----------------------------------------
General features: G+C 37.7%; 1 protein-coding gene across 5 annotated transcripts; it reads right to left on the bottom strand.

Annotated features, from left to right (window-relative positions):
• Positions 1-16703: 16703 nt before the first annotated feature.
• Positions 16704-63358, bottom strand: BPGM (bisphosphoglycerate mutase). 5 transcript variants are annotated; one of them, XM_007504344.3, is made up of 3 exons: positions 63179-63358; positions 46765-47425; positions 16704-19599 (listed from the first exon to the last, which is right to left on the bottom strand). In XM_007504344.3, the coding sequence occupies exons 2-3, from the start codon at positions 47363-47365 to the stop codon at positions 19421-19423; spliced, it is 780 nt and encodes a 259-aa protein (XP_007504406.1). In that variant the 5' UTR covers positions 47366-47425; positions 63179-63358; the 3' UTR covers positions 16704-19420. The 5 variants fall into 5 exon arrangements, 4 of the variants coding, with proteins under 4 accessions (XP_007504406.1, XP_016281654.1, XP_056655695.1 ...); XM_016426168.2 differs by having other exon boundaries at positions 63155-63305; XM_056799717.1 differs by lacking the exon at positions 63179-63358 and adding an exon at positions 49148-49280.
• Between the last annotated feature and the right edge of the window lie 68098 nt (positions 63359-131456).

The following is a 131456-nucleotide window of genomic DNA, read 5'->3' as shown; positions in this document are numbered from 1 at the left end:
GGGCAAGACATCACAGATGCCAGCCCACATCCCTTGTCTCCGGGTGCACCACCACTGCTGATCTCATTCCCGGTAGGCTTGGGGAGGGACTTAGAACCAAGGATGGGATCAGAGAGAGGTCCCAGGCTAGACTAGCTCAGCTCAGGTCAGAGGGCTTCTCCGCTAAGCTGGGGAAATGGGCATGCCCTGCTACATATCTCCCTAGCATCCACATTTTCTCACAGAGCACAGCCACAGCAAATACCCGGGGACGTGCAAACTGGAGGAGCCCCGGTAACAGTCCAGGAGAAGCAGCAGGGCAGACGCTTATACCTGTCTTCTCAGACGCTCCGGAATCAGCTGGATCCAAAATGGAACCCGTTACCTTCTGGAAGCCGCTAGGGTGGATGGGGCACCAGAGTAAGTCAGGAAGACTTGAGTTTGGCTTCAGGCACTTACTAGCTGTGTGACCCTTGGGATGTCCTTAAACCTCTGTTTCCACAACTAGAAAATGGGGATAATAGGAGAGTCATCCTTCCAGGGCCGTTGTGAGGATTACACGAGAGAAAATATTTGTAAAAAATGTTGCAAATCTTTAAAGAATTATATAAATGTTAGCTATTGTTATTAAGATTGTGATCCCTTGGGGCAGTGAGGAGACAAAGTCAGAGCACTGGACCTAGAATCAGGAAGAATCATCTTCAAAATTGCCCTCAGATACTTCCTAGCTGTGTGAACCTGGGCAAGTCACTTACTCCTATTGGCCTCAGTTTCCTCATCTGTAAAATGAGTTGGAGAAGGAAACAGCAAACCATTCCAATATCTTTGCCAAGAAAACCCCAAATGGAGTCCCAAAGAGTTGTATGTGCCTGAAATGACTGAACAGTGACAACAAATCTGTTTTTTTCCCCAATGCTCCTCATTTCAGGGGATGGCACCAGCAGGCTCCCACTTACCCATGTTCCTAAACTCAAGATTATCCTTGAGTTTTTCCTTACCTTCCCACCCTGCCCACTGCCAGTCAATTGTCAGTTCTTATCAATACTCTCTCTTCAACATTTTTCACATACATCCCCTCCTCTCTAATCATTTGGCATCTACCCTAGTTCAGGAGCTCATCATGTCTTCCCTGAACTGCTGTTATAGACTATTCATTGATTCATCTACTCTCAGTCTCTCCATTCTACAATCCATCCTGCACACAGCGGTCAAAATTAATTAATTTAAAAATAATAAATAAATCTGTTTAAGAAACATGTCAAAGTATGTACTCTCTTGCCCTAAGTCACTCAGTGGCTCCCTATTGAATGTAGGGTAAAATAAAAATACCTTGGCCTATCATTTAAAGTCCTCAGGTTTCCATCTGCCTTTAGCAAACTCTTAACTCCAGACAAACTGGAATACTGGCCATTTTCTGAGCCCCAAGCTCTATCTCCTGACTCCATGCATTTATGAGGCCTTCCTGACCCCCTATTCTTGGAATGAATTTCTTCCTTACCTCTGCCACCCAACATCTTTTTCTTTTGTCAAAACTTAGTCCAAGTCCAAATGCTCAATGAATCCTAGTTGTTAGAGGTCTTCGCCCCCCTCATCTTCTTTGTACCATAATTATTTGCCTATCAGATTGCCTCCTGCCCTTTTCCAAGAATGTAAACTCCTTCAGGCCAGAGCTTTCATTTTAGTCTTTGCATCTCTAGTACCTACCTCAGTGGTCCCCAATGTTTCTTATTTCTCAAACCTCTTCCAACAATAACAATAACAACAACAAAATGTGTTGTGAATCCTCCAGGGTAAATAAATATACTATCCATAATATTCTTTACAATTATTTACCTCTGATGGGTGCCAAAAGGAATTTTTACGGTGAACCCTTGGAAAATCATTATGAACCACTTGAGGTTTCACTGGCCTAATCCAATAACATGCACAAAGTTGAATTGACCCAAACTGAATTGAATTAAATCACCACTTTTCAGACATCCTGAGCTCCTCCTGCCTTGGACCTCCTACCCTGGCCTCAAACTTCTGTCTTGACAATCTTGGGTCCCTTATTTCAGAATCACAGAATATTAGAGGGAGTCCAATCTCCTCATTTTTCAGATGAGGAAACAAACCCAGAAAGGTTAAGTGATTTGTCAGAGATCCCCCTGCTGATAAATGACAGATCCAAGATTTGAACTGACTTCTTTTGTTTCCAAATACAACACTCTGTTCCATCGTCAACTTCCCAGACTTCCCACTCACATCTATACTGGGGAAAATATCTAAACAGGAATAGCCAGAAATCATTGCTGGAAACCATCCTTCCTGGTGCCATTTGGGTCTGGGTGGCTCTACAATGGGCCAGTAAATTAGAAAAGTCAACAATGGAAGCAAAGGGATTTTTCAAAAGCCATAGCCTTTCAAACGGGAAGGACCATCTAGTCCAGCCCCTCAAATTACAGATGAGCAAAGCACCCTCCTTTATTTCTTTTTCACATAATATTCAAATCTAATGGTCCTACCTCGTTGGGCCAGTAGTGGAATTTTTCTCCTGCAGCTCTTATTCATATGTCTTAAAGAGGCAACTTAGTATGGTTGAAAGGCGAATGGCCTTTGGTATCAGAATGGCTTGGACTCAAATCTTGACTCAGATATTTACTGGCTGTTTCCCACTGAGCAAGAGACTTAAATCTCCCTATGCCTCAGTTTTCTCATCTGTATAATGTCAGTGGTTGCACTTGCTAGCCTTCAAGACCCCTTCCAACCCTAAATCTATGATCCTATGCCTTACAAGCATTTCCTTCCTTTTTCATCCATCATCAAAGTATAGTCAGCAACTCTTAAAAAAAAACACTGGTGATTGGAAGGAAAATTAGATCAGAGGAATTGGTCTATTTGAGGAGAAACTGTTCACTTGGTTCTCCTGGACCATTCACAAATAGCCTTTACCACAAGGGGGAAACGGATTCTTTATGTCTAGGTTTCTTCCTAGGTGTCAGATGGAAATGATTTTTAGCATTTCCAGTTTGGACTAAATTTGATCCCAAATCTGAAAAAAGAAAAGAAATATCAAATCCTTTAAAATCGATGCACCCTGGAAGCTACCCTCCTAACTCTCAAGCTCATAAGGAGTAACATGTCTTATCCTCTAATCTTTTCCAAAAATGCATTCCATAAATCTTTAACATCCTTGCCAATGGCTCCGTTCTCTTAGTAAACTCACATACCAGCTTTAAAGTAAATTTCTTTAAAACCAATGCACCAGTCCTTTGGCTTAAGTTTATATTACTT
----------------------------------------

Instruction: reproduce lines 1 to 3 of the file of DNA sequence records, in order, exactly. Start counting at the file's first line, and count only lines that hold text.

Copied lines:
General features: G+C 37.7%; 1 protein-coding gene across 5 annotated transcripts; it reads right to left on the bottom strand.

Annotated features, from left to right (window-relative positions):
• Positions 1-16703: 16703 nt before the first annotated feature.